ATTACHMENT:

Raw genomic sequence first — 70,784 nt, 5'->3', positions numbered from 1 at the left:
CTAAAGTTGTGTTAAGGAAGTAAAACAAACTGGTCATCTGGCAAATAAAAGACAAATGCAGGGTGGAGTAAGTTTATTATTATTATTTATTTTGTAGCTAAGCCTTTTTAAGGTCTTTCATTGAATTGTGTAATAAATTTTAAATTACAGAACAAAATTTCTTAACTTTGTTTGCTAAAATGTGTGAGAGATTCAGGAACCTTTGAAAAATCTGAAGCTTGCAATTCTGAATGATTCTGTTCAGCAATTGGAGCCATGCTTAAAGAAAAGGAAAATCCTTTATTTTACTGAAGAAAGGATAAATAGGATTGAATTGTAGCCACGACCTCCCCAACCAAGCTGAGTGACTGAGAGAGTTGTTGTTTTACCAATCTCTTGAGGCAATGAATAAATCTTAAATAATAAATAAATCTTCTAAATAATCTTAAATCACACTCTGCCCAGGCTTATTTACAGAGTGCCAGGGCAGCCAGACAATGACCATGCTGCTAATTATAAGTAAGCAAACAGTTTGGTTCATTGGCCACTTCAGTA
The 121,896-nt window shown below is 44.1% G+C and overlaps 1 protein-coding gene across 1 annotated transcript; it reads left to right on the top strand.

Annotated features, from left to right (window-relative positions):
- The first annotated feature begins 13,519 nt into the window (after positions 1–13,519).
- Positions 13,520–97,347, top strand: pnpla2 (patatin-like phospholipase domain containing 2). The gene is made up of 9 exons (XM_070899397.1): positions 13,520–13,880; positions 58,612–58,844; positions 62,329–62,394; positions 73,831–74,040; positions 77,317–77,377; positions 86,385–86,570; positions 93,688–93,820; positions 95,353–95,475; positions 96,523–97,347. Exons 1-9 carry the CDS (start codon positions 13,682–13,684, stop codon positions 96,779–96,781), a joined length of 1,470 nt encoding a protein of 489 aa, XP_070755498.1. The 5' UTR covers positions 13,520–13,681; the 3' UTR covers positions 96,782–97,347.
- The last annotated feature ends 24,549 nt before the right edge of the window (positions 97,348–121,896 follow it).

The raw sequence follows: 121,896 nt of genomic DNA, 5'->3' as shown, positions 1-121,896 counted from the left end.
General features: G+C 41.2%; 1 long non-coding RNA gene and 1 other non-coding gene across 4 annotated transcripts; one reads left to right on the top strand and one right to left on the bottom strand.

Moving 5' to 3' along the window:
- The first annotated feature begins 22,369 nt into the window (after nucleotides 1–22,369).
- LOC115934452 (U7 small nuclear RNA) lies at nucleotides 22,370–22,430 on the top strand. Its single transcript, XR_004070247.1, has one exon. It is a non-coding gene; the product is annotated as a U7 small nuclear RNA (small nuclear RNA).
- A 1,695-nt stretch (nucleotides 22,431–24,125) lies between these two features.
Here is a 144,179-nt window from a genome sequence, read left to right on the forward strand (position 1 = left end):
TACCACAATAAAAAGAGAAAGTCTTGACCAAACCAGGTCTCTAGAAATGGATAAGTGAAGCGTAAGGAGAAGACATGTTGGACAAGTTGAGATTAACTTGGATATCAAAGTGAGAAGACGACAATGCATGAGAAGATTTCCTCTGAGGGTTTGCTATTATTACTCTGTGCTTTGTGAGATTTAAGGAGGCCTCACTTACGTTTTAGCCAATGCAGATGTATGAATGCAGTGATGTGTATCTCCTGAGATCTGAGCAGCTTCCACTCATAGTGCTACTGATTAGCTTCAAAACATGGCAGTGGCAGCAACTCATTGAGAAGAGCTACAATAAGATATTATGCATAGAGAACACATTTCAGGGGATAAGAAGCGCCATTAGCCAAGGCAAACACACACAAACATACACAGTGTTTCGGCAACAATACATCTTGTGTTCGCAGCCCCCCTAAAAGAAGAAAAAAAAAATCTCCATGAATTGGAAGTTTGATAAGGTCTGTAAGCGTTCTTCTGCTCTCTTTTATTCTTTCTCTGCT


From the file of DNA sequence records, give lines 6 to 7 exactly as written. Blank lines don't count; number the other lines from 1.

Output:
- Positions 13,520–97,347, top strand: pnpla2 (patatin-like phospholipase domain containing 2). The gene is made up of 9 exons (XM_070899397.1): positions 13,520–13,880; positions 58,612–58,844; positions 62,329–62,394; positions 73,831–74,040; positions 77,317–77,377; positions 86,385–86,570; positions 93,688–93,820; positions 95,353–95,475; positions 96,523–97,347. Exons 1-9 carry the CDS (start codon positions 13,682–13,684, stop codon positions 96,779–96,781), a joined length of 1,470 nt encoding a protein of 489 aa, XP_070755498.1. The 5' UTR covers positions 13,520–13,681; the 3' UTR covers positions 96,782–97,347.
- The last annotated feature ends 24,549 nt before the right edge of the window (positions 97,348–121,896 follow it).